Key Takeaways:

  • A star, S5-HVS1, is rocketing out of the Milky Way at record speed (1700 km/s) after encountering the galaxy’s central black hole.
  • S5-HVS1 was once part of a double star system that ventured too close to the black hole. One star was captured, the other flung out.
  • This event confirms a theory proposed 30 years ago where a black hole can slingshot stars at extreme speeds.
  • S5-HVS1 will leave the Milky Way in 100 million years and roam interstellar space forever.
  • Astronomers stumbled upon S5-HVS1 while observing other objects, highlighting the element of chance in scientific exploration.

Astronomers have spotted a star heading out of the Milky Way at more than 6m km/h (3.7m mph), or 1,700km per second, after an encounter with the supermassive black hole at the centre of the galaxy.

The star is traveling so quickly that it will leave the Milky Way and sail through interstellar space on its own for the rest of its life in about 100 million years. This is the first recorded instance of a black hole shooting stars out of the galaxy at speeds never before seen, despite predictions made thirty years ago that they could do so.

The Australian National University (ANU) in Canberra is home to astronomer and emeritus professor Gary Da Costa. He said, “We traced this star’s journey back to the centre of our galaxy, which is pretty exciting.”

According to Da Costa and colleagues, the star was a component of a binary star system that orbited very near to Sagittarius A*, the location of the Milky Way’s central black hole, which has a mass of more than 4 million suns, five million years ago.

As the twin stars spiralled inwards, at some point the closer of the two switched into a binary partnership with the black hole that would ultimately end in it being gobbled up and disappearing into oblivion. The dynamics of this interaction resulted in the original partner being ejected at extremely high speed.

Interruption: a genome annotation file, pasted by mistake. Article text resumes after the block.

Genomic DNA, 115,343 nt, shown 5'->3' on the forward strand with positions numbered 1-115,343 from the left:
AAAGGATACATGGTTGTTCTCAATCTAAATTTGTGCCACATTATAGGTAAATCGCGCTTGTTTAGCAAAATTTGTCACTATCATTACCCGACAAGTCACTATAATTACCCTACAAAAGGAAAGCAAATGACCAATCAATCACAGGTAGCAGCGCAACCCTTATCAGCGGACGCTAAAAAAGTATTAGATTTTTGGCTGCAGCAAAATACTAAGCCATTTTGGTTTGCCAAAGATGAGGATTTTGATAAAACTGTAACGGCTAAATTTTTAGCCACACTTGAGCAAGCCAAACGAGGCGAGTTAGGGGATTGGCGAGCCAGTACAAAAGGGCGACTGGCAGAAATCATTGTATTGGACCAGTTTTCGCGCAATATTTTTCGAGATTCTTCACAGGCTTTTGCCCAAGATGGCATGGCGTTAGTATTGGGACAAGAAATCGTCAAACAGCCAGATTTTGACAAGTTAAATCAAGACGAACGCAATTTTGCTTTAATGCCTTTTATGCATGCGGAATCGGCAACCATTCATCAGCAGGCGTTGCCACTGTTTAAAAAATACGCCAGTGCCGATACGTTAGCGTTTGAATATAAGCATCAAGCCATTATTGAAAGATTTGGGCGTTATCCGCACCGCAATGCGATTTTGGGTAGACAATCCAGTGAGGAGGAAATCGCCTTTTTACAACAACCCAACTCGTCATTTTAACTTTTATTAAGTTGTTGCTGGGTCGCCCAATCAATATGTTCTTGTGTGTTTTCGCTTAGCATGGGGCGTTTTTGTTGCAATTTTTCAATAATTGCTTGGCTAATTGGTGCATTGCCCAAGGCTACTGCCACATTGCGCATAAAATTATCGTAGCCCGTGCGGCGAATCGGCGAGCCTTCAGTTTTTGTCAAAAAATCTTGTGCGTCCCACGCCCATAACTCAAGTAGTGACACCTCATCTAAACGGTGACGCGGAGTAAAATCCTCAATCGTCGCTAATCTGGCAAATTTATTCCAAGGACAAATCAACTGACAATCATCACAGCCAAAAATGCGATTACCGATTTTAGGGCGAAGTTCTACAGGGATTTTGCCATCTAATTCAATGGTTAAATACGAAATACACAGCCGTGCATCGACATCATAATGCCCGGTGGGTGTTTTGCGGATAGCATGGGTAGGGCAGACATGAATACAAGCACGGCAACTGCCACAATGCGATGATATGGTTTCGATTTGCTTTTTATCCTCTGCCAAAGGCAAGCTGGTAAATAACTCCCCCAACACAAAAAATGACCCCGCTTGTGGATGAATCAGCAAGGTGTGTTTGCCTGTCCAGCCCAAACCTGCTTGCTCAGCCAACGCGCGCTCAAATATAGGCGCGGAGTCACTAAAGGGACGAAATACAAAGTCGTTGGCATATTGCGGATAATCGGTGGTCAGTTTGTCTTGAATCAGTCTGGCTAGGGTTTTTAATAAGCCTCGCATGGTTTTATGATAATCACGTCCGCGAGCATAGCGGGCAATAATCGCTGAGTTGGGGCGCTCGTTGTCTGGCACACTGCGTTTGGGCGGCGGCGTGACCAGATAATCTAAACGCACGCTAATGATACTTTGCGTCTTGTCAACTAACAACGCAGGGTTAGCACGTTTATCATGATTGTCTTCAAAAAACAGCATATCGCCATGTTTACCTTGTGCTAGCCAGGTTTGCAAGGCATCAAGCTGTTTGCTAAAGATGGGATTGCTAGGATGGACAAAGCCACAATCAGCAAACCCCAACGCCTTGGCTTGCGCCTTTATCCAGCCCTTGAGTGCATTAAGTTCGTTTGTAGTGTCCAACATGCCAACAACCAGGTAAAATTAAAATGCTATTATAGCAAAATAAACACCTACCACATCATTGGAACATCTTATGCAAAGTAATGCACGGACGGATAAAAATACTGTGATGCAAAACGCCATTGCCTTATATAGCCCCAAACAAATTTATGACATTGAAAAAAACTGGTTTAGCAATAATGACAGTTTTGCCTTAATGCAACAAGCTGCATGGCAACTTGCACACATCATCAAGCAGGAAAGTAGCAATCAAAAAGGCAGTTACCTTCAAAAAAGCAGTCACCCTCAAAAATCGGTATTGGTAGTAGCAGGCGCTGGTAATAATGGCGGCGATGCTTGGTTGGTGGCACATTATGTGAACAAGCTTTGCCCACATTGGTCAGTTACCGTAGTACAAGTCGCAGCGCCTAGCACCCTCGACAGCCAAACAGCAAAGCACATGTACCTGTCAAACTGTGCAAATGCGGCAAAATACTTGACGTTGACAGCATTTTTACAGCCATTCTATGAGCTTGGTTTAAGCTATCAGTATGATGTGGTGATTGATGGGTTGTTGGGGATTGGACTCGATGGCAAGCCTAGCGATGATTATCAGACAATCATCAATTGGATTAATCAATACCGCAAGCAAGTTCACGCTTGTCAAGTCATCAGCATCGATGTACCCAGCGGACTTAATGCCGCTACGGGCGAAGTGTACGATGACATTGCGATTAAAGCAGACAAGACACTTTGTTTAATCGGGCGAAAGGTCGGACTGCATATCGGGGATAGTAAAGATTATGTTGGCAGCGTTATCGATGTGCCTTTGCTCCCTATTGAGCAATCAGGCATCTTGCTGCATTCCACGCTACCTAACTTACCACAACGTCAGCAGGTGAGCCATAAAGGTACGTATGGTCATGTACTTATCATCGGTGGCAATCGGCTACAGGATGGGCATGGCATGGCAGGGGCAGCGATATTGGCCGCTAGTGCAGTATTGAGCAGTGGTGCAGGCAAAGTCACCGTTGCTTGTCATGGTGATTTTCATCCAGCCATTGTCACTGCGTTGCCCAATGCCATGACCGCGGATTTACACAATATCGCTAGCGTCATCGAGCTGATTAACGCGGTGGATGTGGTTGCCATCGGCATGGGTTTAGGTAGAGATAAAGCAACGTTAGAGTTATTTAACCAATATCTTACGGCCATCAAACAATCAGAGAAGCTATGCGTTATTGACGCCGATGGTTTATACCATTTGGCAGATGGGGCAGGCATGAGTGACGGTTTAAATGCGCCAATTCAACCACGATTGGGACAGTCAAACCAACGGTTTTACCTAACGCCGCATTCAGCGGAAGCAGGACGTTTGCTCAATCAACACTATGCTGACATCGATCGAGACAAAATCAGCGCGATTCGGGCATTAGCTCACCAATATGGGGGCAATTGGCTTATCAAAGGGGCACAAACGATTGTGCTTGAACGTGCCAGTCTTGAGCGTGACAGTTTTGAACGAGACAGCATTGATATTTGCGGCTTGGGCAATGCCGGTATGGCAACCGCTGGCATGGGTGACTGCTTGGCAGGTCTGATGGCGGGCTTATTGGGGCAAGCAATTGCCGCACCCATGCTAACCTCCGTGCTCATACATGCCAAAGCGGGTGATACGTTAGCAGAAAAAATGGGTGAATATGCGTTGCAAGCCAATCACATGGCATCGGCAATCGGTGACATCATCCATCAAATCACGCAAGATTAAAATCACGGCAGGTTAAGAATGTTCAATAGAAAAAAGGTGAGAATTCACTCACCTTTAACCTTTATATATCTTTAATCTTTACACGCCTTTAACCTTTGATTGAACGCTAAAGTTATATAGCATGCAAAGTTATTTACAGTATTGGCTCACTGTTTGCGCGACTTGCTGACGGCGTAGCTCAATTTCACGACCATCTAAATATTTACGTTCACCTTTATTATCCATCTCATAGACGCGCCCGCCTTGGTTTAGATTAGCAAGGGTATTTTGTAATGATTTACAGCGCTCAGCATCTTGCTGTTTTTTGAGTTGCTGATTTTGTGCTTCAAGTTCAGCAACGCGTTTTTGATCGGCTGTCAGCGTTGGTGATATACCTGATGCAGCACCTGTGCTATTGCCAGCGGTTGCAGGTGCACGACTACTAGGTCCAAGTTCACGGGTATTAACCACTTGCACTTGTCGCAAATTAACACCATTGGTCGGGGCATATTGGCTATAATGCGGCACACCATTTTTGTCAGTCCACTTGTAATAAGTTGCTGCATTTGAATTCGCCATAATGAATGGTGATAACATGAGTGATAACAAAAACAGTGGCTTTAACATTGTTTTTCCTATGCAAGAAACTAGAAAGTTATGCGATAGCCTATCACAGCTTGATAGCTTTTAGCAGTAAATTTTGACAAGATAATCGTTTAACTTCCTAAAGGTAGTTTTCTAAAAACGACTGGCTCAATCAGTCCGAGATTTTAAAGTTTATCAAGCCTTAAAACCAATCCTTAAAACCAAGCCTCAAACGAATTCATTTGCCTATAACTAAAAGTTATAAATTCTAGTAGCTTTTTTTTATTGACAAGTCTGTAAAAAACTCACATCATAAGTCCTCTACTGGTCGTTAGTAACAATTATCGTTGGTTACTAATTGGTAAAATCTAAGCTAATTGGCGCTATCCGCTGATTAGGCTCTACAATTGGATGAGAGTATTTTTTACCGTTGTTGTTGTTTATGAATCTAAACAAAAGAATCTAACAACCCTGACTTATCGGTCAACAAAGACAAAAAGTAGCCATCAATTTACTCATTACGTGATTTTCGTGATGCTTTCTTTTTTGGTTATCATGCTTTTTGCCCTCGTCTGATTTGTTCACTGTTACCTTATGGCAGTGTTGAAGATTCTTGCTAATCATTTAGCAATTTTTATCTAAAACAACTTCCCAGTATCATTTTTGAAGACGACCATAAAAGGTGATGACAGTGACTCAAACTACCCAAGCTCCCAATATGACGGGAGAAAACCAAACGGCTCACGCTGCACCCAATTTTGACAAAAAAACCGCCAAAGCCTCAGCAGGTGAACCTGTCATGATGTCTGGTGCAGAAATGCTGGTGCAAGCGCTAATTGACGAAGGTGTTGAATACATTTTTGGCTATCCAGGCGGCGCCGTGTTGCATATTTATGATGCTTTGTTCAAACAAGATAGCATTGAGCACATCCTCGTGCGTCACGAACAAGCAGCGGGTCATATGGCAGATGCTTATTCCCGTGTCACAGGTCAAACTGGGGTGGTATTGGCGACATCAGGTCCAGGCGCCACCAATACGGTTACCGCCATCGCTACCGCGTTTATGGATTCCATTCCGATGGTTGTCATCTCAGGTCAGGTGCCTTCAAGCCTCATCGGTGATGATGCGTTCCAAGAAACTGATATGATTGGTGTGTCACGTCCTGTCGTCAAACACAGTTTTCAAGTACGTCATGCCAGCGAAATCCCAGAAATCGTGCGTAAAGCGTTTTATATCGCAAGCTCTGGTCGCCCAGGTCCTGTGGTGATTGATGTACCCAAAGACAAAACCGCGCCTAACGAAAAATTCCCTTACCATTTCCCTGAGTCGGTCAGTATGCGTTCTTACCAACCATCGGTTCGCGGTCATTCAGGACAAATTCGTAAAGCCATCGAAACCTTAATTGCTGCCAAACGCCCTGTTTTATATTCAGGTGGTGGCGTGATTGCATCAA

The process is known as the Hills mechanism, after the astronomer Jack Hills who proposed the scenario more than 30 years ago.

“This star is travelling at record-breaking speed, 10 times faster than most stars in the Milky Way, including our sun,” said Da Costa. “In astronomical terms, the star will be leaving our galaxy fairly soon and it will likely travel through the emptiness of intergalactic space for eternity.”

S5-HVS1, as the star is known, is the third-fastest star ever observed. The other two had been propelled to great speeds during supernova explosions.

“Excluding these somewhat special cases, this star is far and away the fastest ever spotted,” said Dougal Mackey, a co-author also at ANU College of Science.

Using the 3.9-meter Anglo-Australian Telescope at the ANU Siding Spring Observatory, the team made the star’s discovery. The team made the accidental discovery of S5-HVS1 while observing star streams in the Milky Way halo that are coasting towards the galactic disk and had some spare capacity to look at other stars.

The star will keep going on its journey through intergalactic space after leaving the Milky Way. Da Costa predicted that it would continue and eventually become a white dwarf similar to our sun, with no neighbors.

The study’s findings are released in the Royal Astronomical Society’s Monthly Notices.

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